Léim ar aghaidh chuig an bpríomhábhar

Dáil Éireann díospóireacht -
Wednesday, 26 Jan 2000

Vol. 513 No. 1

Written Answers. - Road Haulage Industry.

Liam Aylward


204 Mr. Aylward asked the Minister for Public Enterprise the reason for the change in regulations governing haulage licences whereby only the applicant or applicant's spouse must be nominated for the position of transport manager if the transport manager nominated is otherwise employed; if she will revert this decision to the original situation in view of the difficulties being experienced by a number of transport companies; and if she will make a statement on the matter. [1758/00]

The review of the road haulage industry entitled A Strategy for the Successful Development of the Irish Road Haulage Industry, published in April 1999, recommended that there should be a more strict application of the road haulage licensing regime. In particular it recommended that my Department should ensure that the requirement of professional competence is strictly enforced and that the transport manager should be involved in the day to day management of the haulage business.

EU Directive 96/26/EC sets out the criteria for professional competence. This states that where a transport manager is nominated he/she must be engaged to continuously and effectively manage a road haulage operation. The European Communities (Merchandise Road Transport) Regulations, 1991, implement this requirement for Irish road hauliers However, over the years, a situation evolved whereby persons who held a certificate of professional competence, but who were not directly involved in the business, were accepted as transport managers.
Following publication of the review of the industry an implementation group was set up to oversee the implementation of its recommendations. This group comprises representatives of the road haulage division of my Department, IBEC and the Irish Road Haulage Association.
A new policy governing the designation of transport managers was devised by the road haulage division. In devising this policy particular attention was paid to ensuring that a person nominated as a transport manager continuously and effectively manages the business. The new policy states that in order to comply with the requirement of professional competence an operator must hold a certificate of competence.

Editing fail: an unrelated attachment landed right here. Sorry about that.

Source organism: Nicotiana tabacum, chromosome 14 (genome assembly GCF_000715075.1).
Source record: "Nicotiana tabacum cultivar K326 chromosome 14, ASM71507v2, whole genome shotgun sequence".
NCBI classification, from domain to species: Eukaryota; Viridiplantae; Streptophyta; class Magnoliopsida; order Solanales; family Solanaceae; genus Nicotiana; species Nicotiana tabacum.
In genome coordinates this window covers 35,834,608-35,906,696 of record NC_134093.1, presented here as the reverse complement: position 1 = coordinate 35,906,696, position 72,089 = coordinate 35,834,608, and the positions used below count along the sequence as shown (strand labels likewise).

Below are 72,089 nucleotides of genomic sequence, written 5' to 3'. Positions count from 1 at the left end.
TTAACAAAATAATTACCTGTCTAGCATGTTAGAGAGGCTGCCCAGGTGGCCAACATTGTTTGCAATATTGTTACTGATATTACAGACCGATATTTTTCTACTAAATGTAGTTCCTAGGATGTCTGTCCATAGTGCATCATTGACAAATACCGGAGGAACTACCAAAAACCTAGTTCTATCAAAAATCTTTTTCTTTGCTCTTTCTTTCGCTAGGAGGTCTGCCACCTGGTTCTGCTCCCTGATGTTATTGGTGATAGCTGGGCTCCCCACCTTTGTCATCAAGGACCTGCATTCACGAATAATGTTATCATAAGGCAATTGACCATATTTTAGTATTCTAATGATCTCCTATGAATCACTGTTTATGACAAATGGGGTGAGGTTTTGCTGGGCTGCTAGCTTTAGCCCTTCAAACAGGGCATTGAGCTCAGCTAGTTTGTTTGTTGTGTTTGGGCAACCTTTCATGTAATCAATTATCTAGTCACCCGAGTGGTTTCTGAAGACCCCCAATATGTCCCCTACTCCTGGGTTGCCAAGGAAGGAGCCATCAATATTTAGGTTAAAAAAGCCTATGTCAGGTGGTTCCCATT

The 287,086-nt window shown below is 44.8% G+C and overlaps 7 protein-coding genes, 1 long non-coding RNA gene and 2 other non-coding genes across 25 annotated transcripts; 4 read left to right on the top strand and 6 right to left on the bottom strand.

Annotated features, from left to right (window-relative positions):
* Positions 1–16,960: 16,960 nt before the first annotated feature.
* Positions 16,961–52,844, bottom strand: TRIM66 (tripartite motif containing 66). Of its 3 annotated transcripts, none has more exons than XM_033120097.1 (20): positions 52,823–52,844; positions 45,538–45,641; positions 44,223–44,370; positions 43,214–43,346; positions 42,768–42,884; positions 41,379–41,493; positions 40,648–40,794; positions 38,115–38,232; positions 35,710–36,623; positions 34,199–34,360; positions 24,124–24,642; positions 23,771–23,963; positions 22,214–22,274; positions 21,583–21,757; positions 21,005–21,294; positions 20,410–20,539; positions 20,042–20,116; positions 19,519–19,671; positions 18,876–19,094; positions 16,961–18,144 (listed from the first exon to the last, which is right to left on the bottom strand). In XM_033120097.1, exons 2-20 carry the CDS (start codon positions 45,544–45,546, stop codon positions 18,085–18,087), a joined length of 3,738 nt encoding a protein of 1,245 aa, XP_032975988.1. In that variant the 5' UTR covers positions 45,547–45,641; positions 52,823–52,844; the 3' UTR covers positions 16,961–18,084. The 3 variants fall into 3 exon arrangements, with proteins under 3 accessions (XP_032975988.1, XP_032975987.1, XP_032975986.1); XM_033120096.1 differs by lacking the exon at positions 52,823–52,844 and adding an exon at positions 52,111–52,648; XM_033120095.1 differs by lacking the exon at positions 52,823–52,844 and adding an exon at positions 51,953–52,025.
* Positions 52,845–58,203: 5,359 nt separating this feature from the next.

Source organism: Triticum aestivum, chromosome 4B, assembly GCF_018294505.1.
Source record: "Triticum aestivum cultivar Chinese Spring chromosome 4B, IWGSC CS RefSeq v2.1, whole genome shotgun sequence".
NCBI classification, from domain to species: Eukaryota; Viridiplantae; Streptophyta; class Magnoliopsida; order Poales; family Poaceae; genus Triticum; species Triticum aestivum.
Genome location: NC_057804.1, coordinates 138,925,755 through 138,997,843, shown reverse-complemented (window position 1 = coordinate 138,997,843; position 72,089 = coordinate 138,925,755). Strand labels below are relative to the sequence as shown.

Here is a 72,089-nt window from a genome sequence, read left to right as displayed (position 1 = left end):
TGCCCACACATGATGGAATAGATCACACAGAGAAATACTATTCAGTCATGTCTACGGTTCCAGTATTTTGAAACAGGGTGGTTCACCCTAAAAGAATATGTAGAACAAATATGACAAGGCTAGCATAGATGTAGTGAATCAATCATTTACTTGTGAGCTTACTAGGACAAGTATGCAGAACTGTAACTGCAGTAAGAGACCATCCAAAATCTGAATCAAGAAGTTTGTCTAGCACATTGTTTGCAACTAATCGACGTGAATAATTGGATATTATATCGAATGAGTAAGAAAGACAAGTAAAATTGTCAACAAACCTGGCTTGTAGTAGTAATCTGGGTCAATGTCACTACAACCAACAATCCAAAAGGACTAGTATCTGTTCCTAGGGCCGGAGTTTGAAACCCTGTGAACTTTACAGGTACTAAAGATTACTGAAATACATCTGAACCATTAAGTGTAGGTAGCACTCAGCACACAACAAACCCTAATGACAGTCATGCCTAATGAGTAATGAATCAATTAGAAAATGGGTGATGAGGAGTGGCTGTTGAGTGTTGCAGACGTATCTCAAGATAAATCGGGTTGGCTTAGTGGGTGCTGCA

If the operator does not hold this qualification then a transport manager must be employed to manage the business. A person nominated as transport manager cannot hold employment outside the transport business. An exception to this policy is where the spouse/partner of an applicant is nominated as transport manager. In such circumstances the spouse/partner can be in full time employment outside the transport business. This exception is allowed because it is recognised that a spouse/partner would have a direct interest in managing the business.
One of the main findings in the report of the consultants is that many small firms lack adequate market information, do not have a business plan and appear to do little planning for long-term stability. In this context it is essential that haulage operators themselves possess the necessary professional competence as prescribed by law, or failing this, that they employ a transport manager to continuously and effectively manage their business.
This new policy was discussed by the implementation group who agreed with its implementation. The IRHA in particular was keen to have this new policy adopted in order to address the problem of "phantom managers" in the industry and to raise professional standards. The revised policy was put in place on 11 November 1999. The revised policy on transport managers applies only to new entrants to the road haulage industry. Existing licence holders are not affected by the change.
I am strongly committed to implementing in full the recommendations contained in the review of the road haulage industry and I consider that the revised policy on transport managers is an essential ingredient of that process. My aim is to develop a strong and vibrant Irish haulage indus try which will have the ability to compete successfully in a very demanding market.